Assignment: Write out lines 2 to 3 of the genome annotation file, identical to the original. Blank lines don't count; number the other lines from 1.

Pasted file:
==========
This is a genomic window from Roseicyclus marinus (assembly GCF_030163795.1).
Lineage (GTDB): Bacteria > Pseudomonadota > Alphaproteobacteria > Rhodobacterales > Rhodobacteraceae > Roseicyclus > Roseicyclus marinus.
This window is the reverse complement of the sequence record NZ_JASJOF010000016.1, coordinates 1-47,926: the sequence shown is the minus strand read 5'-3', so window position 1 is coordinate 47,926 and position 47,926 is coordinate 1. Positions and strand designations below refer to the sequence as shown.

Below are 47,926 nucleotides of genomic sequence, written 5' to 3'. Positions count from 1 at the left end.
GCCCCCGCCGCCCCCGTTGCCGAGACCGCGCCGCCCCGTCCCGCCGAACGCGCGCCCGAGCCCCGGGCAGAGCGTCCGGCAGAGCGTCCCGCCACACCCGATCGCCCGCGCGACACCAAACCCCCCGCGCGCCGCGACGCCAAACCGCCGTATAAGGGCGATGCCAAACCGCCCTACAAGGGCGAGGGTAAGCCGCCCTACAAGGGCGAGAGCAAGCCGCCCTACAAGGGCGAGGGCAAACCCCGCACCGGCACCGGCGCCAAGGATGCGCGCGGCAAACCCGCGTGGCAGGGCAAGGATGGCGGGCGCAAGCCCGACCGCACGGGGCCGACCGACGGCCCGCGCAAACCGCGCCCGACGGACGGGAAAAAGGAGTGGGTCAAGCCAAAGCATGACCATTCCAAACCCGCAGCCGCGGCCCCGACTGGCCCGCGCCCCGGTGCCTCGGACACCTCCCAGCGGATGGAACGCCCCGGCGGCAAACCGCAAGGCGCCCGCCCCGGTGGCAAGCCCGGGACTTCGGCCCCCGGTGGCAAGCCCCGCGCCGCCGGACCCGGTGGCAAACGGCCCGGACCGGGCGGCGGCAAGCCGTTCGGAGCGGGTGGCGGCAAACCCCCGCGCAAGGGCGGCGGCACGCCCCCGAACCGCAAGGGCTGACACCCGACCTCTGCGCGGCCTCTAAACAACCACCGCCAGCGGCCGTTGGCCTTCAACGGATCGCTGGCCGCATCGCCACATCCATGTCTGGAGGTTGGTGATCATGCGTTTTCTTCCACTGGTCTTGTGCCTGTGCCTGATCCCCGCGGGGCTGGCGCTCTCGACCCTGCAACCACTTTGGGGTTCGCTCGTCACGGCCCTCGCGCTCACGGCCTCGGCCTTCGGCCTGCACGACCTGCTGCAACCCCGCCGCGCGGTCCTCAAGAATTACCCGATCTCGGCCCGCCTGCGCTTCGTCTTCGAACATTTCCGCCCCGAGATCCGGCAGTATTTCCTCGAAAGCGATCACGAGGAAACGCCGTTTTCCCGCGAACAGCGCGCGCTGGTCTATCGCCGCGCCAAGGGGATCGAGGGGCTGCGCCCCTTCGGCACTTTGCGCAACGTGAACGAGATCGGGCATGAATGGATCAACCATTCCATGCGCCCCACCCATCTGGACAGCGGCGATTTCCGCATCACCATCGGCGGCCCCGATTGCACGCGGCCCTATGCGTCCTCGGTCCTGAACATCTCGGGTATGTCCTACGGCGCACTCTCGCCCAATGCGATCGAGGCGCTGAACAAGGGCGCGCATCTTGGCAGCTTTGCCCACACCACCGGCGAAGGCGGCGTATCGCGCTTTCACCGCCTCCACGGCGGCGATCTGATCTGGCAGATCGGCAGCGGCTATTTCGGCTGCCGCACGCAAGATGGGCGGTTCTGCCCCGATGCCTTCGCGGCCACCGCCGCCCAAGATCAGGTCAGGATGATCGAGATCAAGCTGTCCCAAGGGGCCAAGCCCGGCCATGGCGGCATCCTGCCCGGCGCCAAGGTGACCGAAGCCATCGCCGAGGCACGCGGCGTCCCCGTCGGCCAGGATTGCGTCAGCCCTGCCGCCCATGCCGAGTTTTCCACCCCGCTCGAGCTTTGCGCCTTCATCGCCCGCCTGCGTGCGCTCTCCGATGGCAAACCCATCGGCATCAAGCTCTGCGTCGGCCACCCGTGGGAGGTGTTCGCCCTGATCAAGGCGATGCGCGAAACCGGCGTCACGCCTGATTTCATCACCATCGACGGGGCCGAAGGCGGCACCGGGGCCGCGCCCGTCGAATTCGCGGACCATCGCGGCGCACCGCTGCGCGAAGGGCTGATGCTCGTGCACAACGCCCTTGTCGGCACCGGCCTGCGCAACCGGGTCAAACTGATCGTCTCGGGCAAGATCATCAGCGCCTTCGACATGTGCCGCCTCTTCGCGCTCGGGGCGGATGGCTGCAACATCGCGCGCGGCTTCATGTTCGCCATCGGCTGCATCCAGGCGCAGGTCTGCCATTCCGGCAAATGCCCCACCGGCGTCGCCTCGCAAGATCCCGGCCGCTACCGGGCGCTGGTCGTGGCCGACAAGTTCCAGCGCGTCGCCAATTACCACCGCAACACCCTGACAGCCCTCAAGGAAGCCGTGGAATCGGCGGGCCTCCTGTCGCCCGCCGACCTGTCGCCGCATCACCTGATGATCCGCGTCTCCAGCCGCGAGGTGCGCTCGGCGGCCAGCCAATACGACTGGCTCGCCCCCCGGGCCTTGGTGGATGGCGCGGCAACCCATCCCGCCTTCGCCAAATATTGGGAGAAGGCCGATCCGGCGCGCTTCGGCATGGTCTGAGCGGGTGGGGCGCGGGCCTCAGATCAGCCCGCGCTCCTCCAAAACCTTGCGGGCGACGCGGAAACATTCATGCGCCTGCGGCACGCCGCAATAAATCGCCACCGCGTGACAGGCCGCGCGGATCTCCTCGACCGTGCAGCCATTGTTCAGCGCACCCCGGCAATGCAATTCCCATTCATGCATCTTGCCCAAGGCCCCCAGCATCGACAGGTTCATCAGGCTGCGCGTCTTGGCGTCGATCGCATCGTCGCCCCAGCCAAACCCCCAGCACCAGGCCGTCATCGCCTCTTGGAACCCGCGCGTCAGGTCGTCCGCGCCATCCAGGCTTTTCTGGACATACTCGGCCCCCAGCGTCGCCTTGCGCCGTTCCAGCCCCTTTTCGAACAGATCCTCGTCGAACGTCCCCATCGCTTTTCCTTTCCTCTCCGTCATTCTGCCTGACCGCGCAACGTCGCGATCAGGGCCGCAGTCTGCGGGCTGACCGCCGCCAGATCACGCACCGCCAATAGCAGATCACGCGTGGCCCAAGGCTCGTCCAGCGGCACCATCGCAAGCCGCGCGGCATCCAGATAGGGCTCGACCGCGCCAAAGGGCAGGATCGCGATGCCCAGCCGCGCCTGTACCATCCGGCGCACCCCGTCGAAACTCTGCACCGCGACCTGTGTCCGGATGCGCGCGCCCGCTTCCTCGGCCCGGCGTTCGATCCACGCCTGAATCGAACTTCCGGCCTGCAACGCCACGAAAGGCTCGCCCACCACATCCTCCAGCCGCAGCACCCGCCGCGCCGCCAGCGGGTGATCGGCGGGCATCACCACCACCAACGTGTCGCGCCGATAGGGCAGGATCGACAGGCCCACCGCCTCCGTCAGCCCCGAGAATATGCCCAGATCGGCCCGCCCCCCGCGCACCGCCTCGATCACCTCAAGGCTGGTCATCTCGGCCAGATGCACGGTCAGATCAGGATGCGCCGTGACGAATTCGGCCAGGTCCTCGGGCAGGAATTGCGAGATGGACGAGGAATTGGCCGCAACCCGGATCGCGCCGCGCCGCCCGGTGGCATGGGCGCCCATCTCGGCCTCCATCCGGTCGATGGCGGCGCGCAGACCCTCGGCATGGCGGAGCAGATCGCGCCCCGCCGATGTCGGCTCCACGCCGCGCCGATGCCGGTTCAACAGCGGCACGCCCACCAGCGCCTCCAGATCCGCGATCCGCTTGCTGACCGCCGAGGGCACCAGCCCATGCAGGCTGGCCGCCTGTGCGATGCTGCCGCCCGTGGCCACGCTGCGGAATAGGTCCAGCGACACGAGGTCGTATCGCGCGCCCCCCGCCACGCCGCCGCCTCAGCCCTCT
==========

Lineage (GTDB): Bacteria > Pseudomonadota > Alphaproteobacteria > Rhodobacterales > Rhodobacteraceae > Roseicyclus > Roseicyclus marinus.
This window is the reverse complement of the sequence record NZ_JASJOF010000016.1, coordinates 1-47,926: the sequence shown is the minus strand read 5'-3', so window position 1 is coordinate 47,926 and position 47,926 is coordinate 1. Positions and strand designations below refer to the sequence as shown.